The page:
As you reflect on those questions, you’ll probably find ways to improve some of your instructional practices. What’s rewarding about reading instruction is that as we become better teachers of reading, students become better readers.

When Kids Cant Read—What Teachers Can Do, Second Edition

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Kylene BeersKylene Beers, Ed.D., is a former middle school teacher who has turned her commitment to adolescent literacy and struggling readers into the major focus of her research, writing, speaking, and teaching. She is author of the best-selling When Kids Can’t Read/What Teachers Can Do, co-editor (with Bob Probst and Linda Rief) of Adolescent Literacy: Turning Promise into Practice, and co-author (with Bob Probst) of Notice and Note: Strategies for Close Reading and Reading Nonfiction, Notice & Note Stances, Signposts, and Strategies all published by Heinemann. She taught in the College of Education at the University of Houston, served as Senior Reading Researcher at the Comer School Development Program at Yale University, and most recently acted as the Senior Reading Advisor to Secondary Schools for the Reading and Writing Project at Teachers College.

Kylene has published numerous articles in state and national journals, served as editor of the national literacy journal, Voices from the Middle, and was the 2008-2009 President of the National Council of Teachers of English. She is an invited speaker at state, national, and international conferences and works with teachers in elementary, middle, and high schools across the US. Kylene has served as a consultant to the National Governor’s Association and was the 2011 recipient of the Conference on English Leadership outstanding leader award.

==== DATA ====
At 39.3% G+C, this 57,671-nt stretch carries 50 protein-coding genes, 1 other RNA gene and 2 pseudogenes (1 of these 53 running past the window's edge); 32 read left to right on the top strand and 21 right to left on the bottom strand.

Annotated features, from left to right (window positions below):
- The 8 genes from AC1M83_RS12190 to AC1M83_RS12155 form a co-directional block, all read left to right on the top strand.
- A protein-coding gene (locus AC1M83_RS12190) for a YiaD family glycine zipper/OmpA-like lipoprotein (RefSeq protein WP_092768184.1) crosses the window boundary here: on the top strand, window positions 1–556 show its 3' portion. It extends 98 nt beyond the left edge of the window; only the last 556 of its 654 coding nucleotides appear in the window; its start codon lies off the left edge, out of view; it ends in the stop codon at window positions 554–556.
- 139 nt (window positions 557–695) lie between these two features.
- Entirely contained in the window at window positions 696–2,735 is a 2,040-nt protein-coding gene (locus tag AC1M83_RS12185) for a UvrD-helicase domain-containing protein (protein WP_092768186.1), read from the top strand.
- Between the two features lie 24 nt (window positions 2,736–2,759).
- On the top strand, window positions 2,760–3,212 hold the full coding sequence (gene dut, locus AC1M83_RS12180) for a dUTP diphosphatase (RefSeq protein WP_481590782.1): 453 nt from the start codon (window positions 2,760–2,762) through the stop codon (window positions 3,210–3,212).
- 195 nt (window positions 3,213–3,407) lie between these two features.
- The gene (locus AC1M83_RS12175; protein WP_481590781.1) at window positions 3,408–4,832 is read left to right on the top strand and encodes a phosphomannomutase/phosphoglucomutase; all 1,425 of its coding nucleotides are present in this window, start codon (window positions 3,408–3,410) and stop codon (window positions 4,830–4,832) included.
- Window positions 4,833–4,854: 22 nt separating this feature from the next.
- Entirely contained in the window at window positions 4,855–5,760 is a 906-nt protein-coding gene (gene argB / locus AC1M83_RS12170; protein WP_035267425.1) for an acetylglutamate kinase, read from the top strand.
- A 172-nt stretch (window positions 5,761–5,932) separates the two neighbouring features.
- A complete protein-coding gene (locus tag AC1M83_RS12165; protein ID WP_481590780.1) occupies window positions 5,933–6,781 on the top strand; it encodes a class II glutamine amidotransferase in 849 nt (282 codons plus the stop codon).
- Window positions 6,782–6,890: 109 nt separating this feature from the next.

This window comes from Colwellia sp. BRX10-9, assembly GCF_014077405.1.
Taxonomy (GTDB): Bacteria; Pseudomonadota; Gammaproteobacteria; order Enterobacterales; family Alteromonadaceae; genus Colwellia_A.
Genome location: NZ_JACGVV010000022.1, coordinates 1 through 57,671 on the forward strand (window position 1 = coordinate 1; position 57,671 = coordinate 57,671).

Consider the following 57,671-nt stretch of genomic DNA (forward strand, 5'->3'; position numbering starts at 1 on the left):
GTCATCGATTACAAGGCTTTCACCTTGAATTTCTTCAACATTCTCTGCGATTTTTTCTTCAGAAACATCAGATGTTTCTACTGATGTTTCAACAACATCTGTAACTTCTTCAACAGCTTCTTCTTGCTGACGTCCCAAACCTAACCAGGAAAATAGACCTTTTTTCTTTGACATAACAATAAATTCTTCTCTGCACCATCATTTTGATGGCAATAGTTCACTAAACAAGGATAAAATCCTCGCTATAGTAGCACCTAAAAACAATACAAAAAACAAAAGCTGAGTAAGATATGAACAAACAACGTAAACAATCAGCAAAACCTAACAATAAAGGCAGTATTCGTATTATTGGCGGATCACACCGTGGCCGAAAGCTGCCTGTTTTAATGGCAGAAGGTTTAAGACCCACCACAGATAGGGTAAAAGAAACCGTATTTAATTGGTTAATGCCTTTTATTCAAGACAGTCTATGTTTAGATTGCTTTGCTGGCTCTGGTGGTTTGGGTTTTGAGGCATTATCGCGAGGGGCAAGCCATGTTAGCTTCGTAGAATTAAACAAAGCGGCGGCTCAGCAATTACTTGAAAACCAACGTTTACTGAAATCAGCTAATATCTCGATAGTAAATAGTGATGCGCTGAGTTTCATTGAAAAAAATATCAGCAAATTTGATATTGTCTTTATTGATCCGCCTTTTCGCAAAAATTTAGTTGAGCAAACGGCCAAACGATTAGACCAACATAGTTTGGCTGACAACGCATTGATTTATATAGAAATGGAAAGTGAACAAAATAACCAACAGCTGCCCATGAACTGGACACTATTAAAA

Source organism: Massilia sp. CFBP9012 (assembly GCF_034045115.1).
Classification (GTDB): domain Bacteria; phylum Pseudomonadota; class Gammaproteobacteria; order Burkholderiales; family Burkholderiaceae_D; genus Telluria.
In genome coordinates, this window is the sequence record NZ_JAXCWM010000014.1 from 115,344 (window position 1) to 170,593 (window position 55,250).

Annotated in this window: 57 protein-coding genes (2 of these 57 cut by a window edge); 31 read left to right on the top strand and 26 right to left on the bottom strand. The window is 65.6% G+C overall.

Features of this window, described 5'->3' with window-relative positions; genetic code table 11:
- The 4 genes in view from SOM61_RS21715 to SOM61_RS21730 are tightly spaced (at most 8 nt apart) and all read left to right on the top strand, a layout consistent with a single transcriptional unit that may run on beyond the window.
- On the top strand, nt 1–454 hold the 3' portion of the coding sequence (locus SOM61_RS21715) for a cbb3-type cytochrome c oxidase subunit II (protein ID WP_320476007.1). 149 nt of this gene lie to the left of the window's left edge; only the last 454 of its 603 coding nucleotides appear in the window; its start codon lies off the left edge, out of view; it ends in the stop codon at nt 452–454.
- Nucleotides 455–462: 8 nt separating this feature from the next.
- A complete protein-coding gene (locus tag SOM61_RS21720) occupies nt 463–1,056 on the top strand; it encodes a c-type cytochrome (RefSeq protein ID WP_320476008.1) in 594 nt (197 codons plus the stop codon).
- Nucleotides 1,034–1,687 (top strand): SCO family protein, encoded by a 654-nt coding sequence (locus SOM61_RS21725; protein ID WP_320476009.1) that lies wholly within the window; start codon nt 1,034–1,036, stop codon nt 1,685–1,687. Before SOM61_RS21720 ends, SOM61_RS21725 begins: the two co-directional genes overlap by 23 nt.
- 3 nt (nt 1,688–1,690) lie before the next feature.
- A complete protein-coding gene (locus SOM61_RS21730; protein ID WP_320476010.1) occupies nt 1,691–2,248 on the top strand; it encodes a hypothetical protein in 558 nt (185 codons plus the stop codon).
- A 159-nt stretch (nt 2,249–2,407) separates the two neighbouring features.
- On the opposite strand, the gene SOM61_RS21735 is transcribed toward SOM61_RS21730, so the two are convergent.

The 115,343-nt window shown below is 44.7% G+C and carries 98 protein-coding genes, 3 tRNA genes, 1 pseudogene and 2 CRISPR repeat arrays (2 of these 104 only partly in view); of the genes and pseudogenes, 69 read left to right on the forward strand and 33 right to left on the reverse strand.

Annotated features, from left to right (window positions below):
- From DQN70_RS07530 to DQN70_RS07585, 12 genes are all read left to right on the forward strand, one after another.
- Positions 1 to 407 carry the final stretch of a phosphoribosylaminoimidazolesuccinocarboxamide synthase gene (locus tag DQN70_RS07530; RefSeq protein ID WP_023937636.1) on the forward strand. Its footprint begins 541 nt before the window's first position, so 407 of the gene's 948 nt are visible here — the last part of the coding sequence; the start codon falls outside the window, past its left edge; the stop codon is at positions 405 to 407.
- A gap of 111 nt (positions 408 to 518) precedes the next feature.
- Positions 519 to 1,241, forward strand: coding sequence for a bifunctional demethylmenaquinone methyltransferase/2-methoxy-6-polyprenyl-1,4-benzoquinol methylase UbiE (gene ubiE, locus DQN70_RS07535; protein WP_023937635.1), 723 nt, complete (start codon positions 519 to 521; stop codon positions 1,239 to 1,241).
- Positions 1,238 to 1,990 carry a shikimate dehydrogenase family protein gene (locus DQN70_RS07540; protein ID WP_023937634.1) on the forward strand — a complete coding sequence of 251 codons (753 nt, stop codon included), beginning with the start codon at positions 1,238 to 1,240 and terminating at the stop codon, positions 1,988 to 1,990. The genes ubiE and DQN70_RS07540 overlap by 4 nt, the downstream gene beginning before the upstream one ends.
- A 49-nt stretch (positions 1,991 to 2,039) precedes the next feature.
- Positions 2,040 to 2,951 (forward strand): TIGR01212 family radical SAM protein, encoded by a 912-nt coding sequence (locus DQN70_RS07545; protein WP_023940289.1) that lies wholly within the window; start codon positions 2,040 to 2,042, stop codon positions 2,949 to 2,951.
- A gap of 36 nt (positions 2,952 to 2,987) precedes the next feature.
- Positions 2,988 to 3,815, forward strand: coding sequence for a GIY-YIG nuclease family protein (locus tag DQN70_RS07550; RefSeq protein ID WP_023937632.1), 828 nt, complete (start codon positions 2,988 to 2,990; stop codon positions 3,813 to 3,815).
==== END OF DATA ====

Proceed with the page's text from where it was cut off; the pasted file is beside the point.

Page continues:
Kylene is now a consultant to schools, nationally and internationally, focusing on literacy improvement with her colleague and co-author, Bob Probst.

Topics: Conferring with Readers, Emergent Readers, Engagement, Literacy Instruction, Reading, Reading Instruction, Books, Classroom Practices, Close Reading, Collaboration, Comprehension, Comprehension and Collaboration, Conference, Conferring, Fluency, Kylene Beers, Literacy, Phonics, Reading Conferences, Reading Strategies, Vocabulary Knowledge, Understanding Texts and Readers, When Kids Can't Read 2E, vocabulary development, Reading fluency, Reading potential, Literacy challenges, Comprehension strategies, NCTE23

Date Published: 08/09/23